Thoughts from The Mayor of Worldwide Breast Cancer

Mapping the Journey of The Worldwide Breast Cancer Project

Archive for identities

Who would benefit from a Global Breast Cancer Network like Lemonland?

An online social community would be a big asset to the work already happening in breast cancer. There are five types of community members: Researchers, general public, patients, medical personnel and organisations.

Researchers need information to fuel their work. Having an access to a global network that can provide information on aspects of their research can make an impact. A researcher can join the community, place themselves on the map and find other researchers who are working in a similar field. They can then access the community by asking questions to a specific type of member, whether it be a patient, the public, a physician or another researcher. They can find statistics donated by patients in the community, and easily find cancer registries through a list of sources. Instead of hunting for information, they can focus on using and analysing information. Being able to share their research with a large audience interested in their discoveries can also be a good thing for a researcher. They can add information to a central breast cancer library and retain ownership of their work.

General public are people who have never been diagnosed with breast cancer. They might be looking for information for themselves, or someone in their care. They can join the community, put themselves on the map if they like, and find events or fundraisers or studies they can participate in. Registering interest for these events or studies could be done with a single click and sent to the sponsoring organisation. Designing materials for themselves or a friend, they can share them with the community and store them online. They can also assess their breast cancer risk, or hold an education party by printing out an education kit. They can collect information they find useful online about breast cancer and add it to the central library, and their list of resources. They can also easily find clinics near them, as well as use a calendar to keep track of appointments and remind them when they are overdue for a check-up. They can bring information about themselves to their GP to add to their patient chart and help them feel more comfortable in talking with their doctor about concerns. A key public group that would be targeted with this project would be elderly women over age 67 who are at the highest risk for breast cancer, but are no longer invited for NHS screenings. In a survey last year, over half believed their risk was less than 1 in 100. The reality is 1 in 8. This misconception has led to women not reporting symptoms to a physician and not scheduling breast screenings. (8)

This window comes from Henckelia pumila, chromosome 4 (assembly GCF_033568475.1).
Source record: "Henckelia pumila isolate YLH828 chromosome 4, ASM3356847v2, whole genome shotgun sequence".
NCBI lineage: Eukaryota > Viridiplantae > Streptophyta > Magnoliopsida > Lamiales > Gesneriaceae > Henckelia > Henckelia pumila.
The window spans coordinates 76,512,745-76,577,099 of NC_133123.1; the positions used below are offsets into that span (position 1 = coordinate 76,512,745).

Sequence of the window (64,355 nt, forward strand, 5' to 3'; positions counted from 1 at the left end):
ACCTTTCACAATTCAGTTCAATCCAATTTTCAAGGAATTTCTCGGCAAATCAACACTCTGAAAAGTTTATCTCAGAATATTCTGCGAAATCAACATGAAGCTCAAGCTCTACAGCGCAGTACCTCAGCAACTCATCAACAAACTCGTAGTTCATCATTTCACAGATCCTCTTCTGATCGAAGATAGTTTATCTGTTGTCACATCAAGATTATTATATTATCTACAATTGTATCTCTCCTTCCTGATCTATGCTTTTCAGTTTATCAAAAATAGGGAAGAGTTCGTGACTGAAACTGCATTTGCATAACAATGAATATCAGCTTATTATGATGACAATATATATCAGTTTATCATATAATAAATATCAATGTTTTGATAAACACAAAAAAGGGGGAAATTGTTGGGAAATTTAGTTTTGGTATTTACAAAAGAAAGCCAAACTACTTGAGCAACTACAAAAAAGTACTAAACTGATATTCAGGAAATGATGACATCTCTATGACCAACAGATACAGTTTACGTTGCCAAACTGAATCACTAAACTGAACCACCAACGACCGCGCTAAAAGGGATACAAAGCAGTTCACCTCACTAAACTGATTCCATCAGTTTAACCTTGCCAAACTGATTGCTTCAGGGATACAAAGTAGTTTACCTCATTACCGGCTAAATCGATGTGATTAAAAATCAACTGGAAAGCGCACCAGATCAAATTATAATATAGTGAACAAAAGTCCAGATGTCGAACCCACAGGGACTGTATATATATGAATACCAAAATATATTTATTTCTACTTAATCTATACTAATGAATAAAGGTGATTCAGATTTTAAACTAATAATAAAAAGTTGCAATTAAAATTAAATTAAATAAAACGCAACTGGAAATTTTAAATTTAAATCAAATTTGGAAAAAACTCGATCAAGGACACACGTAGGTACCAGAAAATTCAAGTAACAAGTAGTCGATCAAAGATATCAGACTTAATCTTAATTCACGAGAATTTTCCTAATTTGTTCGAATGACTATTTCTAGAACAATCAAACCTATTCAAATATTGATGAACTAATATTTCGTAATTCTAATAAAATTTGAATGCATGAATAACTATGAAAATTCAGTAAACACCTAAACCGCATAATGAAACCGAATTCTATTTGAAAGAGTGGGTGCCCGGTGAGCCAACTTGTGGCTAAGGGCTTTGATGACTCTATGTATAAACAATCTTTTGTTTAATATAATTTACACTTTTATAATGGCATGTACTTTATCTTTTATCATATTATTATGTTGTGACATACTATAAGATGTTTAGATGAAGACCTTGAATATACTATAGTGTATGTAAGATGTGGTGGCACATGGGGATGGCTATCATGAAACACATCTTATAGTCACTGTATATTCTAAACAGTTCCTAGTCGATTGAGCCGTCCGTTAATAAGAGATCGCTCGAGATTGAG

Patients present or past, can benefit much from joining the community. By submitting information securely to a cancer registry, they can input information about their cancer, submit images to an archive and give insight about their treatment. They can also view a map of other patients around the world who may be newly diagnosed just like them, with the same type of breast cancer or treatment. They can discuss, support and aid eachother in finding information or getting the best care. They can also easily find trials they are eligible for and help family or friends understand their journey through providing materials or information that explains simply what is happening. They can put appointments on a calendar and track their process. They can form support groups and/or join existing ones helping to strengthen others who may come after them.

Medical personnel range from a GP, to a specialist, a health technician or a health educator. They can put themselves, their services and their clinic on the map. They can track a patient’s progress by invitation for a patient. Read the latest research to aid their decisions; access cancer registries, image archives and trials to help them in diagnosis and treatment options. They can also create materials that help a patient navigate through screening or treatment, or educate the public about programmes or services.

Organisations can be charities, hospitals, or groups. By joining they can add events and services to the map and reach their local audience about their cause and recruit members. They can create materials online with their logo and extend special invitations to the community. They can create a presence in the community that engages and informs. They can be seen working in the public alongside other organisations without worrying about corporate sponsors clashing.

A magic icon maker

Today I signed up for a new service that asked me to upload a photo for my profile. Thinking about this I thought “wouldn’t it be great if my photo’s colour was adjusted so that I could match the look of the whole website?” This got me thinking that it might be a good option to brand images that people upload for their profiles on Lemonland to fit with the site. I’ll upload some image tests of this later on.